Never throw anything away, in case the great-grandson of the owner should happen by forty years later... .

Saturday, July 09, 2016

Part 2

We left my brother and sister-in-law's house in Epsom to spend the weekend with Daughter 2 in Walthamstow and then returned with her to Epsom on the Sunday evening. On Monday we all went to Nymans, another National Trust garden which I've wanted to visit for a while (ever since we went to the Linley Sambourne House in London, also recommended, and discovered the connection - Linley Sambourne's daughter married into the family that owned Nymans). The house has a slightly complicated history: it was majorly remodelled twice to suit different generations' tastes and then almost completely burned down in 1947.

This bit remains undamaged but the rest, sadly, is a shell.

But the gardens are very lovely, as are this dogwood and Daughter 2.

It seems to be the year of the carved bench.

Then on the Tuesday, we all went to the Hampton Court Palace Flower Show and saw Monty Don and Joe Swift (tv gardening presenters) and of course had to take their photo, like other people in the crowd, though this is very silly really, especially since our friend George is the Scottish equivalent and we don't feel especially star-struck in his presence. But, you know. Monty Don! The poor things chatted away for the tv camera just as if fifty elderly ladies weren't waving mobile phones above other people's heads.

The flowers were also very fine.

On Wednesday, back in Walthamstow, Daughter 2 went to work and we visited the Royal Academy to see the David Hockney portraits exhibition, which we enjoyed (though they seemed a bit rough and ready to us, but maybe that was the point - there were 82 of them and anyway, we're no experts).

Then we went to the Summer Exhibition. I have no idea why anyone would buy this orange picture - can't remember what it cost - or pay £30,000 for an entirely white canvas.

Or this one, by the Boyle family, which costs £96,000. There are no doubt subtleties which elude me.

Then we came home and found that some time during the eight days we'd been away, the fridge had packed up. Luckily there wasn't all that much in it, and even more luckily it wasn't the freezer, which is of a similar, extremely aged, vintage. We have now ordered new versions of both, which arrive on Monday. Meanwhile, we're fridgeless and it's warm. However, this is a first world problem and we'll survive.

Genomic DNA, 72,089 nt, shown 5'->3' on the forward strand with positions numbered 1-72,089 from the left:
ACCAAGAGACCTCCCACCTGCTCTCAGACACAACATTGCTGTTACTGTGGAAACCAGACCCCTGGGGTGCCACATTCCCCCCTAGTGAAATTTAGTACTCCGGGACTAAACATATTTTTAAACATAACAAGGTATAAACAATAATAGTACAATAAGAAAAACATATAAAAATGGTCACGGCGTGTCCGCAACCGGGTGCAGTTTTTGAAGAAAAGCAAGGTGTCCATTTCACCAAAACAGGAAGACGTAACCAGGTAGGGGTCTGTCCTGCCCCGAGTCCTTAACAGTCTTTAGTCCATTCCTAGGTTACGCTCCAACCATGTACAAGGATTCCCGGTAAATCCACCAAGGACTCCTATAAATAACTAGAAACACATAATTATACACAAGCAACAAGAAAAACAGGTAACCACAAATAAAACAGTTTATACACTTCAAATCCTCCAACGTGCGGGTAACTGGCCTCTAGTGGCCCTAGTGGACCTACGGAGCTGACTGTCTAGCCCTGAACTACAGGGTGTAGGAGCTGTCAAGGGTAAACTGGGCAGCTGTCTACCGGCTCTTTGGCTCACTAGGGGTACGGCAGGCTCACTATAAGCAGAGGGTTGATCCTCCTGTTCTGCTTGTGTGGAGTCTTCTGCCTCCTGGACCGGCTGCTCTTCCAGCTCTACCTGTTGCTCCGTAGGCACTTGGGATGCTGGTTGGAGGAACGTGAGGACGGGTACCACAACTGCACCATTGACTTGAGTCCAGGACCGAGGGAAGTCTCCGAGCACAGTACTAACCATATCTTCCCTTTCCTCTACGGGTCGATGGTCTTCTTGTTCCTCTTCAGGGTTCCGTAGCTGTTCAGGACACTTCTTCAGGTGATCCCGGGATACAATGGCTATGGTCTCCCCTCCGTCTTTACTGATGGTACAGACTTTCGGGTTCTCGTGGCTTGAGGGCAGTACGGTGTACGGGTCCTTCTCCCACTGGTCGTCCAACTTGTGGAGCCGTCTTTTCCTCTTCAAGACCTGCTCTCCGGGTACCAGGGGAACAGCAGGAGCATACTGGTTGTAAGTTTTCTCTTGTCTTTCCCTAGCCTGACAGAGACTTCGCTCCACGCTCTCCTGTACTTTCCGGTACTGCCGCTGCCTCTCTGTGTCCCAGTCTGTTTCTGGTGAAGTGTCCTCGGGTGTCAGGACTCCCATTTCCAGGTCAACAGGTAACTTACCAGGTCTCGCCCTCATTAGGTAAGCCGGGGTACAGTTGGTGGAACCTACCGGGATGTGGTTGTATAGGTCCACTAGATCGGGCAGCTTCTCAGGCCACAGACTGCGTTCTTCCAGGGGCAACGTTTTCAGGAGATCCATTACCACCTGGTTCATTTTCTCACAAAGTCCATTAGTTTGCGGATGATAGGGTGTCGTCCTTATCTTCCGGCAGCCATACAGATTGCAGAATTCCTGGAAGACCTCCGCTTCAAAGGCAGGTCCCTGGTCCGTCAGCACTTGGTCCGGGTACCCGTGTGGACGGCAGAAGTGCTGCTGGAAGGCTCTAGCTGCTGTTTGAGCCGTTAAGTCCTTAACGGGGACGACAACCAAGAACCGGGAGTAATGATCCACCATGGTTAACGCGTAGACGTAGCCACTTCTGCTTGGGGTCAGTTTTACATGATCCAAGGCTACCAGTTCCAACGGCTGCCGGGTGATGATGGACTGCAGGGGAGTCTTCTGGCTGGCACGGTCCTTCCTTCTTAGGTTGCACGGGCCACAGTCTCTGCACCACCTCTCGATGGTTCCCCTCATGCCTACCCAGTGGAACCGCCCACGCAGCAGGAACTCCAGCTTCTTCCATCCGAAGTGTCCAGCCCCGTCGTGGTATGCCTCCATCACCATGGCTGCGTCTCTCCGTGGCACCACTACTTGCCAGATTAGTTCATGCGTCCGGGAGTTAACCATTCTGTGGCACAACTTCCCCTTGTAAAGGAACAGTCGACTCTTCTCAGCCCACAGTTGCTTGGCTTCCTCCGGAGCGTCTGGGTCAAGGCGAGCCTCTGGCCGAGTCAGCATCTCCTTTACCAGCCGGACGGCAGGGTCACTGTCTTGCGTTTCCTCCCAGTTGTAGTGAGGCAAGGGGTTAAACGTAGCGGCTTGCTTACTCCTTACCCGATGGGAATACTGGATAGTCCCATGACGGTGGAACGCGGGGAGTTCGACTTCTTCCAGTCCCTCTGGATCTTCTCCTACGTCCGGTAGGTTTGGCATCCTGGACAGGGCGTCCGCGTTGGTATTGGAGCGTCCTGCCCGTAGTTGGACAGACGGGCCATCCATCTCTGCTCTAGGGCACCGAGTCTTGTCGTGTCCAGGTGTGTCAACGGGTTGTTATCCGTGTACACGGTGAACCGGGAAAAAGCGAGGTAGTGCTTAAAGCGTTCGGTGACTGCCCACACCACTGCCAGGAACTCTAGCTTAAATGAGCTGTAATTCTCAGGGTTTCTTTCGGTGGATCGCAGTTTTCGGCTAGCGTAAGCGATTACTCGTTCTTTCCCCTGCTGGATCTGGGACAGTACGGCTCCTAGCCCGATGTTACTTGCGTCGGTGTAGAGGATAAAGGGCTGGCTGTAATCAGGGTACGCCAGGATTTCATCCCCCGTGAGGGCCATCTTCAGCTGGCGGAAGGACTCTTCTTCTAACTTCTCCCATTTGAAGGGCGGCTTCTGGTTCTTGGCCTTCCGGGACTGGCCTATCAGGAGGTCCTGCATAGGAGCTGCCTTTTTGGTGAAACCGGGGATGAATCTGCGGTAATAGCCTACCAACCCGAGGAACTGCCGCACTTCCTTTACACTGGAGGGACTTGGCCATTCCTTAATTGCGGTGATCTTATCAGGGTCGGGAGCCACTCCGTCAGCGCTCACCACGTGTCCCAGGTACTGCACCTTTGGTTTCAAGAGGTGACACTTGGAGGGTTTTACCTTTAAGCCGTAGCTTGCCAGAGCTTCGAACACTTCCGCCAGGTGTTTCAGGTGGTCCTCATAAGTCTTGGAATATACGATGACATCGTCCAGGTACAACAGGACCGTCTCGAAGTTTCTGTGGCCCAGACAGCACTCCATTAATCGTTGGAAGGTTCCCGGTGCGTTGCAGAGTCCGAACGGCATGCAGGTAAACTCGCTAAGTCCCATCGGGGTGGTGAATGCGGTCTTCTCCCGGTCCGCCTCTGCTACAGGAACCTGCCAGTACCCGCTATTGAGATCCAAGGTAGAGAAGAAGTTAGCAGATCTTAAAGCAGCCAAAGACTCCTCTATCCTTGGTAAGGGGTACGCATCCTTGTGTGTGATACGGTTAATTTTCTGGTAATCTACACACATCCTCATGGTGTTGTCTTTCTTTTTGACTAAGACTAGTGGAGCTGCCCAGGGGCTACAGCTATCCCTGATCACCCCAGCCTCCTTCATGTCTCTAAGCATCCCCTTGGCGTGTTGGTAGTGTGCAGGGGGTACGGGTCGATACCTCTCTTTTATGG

So that was all very lovely (except that we had to leave Daughter 2 behind; and the dead fridge problem). And now we're home. And getting slightly impatient to meet our new granddaughter, due to enter the world at the end of the month. I hope the world gets itself a bit more sorted out soon.

Thursday, July 07, 2016

Yet another holiday part 1

We've just returned from yet another little jaunt down in the Edinburgh/London train. First we met up with Daughter 2 for a meal, but couldn't stay with her at that point because she had a friend visiting. However, this gave us a fine opportunity to visit my brother and sister-in-law, in Surrey.

They took us to Polesden Lacey, the party house of the daughter of McEwan of McEwan's brewery. Her father had made a lot of money - from brewing but also from railways. He fell in love with a maid servant (not his own) and had a long love affair with her (with resultant daughter) but couldn't marry her because his family disapproved. But then later in life, when the older members of the family had died, he did marry her. Which is rather heartwarming.

This is the view from the back of the house. The daughter actually lived in London and used this house only for entertaining.

She had rather fancy tastes.

I suppose that if you have all that money, you have to do something with it.

She died childless, however, and left the house to the National Trust, which is handy for the rest of us. This is her rather fine rose garden...

and these are her rather splendid delphiniums. Clearly she doesn't have my slug and snail problem.

Another day, my brother took us to Dorking, which is a rather pretty old town not really designed with cars in mind. It has a lot of antique centres - we mainly managed to resist buying things -

 and this - oh dear - lovely quilting shop in a rather ancient building. It's called The Quilt Room and is run by a lady called Pam. She does mail order. (Just saying.)

Well, it would have been rude not to buy anything.